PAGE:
Mohammad el-Qasabji's father was an oud teacher and a composer for several singers of that time. Therefore, Mohammad loved the oud since his early years. He was at first a student of Islamic religion at Al Azhar and then became a teacher of Islamic Fiqh (doctrine), but didn't stop his musical studies at the same time. Later he just dedicated his time to music. His first composition was "Malish maleek fi el qalbi gherak" ("you are the only owner of my heart"). It was sung by Zaki Mourad, the father of Layla Mourad. This is when he started his professional musical career. He has been considered by the renowned musicians and critics as the best "modernist" in Egyptian music back then.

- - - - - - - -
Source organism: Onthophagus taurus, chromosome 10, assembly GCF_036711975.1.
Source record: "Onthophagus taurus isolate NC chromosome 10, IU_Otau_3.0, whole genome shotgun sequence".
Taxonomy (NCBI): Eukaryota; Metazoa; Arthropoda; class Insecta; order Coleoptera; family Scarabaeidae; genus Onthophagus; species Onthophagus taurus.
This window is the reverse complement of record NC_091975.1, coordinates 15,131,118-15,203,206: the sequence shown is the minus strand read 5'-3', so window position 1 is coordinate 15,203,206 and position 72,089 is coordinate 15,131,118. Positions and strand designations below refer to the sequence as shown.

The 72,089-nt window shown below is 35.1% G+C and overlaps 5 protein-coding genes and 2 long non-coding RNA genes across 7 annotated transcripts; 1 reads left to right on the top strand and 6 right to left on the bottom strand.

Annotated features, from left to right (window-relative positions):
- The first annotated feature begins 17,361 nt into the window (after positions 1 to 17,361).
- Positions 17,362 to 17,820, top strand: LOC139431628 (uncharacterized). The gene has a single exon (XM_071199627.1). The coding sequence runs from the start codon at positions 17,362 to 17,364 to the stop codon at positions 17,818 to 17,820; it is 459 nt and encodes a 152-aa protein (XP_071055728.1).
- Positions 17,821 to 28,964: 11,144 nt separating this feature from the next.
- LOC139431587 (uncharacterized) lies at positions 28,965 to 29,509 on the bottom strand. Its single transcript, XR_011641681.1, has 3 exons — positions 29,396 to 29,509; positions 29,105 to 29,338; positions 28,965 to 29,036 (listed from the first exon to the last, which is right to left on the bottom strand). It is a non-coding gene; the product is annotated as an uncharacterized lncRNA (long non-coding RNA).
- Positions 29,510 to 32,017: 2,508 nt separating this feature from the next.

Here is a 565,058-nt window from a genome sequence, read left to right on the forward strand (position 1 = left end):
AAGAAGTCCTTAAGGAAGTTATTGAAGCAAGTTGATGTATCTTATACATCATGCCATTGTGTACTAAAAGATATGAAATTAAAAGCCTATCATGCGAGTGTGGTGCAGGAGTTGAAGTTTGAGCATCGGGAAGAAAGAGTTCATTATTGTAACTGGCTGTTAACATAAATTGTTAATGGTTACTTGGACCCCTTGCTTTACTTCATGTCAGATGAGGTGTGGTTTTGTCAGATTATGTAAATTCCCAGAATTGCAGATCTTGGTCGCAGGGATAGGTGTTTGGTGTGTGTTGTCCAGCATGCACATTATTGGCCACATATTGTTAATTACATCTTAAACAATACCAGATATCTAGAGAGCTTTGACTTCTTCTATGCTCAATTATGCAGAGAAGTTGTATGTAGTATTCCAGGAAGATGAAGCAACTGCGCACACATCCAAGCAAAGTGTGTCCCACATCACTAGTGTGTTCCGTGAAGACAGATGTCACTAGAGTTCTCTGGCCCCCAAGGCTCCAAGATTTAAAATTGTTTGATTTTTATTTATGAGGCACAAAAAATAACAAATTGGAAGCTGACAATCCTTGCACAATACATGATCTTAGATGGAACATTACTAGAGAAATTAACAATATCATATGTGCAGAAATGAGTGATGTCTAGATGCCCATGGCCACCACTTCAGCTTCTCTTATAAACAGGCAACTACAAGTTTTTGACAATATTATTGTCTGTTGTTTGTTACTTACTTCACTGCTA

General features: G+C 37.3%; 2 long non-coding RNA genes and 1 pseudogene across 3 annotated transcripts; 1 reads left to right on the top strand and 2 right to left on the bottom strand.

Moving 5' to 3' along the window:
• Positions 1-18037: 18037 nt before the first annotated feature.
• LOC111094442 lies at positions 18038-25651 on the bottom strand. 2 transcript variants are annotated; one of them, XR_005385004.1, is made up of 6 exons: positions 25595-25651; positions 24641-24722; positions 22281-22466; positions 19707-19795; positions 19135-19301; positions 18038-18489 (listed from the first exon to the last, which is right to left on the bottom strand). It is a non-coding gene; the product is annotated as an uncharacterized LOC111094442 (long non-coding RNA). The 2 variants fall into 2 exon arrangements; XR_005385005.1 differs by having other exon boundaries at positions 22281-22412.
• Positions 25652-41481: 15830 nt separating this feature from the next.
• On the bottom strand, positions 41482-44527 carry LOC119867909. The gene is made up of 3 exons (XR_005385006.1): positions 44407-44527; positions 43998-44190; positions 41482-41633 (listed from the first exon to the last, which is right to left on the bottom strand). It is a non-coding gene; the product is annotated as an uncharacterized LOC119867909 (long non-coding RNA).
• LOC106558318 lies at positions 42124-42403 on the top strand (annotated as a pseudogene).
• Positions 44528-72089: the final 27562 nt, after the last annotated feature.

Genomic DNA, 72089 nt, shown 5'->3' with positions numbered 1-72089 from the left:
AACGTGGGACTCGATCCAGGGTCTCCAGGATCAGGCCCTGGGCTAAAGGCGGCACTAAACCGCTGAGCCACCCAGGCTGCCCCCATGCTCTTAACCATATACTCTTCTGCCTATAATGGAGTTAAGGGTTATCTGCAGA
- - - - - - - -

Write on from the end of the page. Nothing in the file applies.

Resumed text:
In 1927, his group consisted of none other than Sami Shawwa (violin), Mohammad El Ouqad (Qanun) and himself on the oud of course. Then he introduced to it a cello and a contrabass as an act of modernism and escaping of the traditional box. He composed hundreds of pieces, including music for movies and theatrical plays.
After he died in late 1966, Um Kulthoum kept his wooden chair empty behind her when performing on stage for some time, valuing his precious contribution to her musical journey.
It is well known that Qassabji was an oud mentor for numerous giants of the golden age of Arabic music. Among those were Riad el-Sunbati, Farid el-Atrache, and Mohammad Abdel Wahab.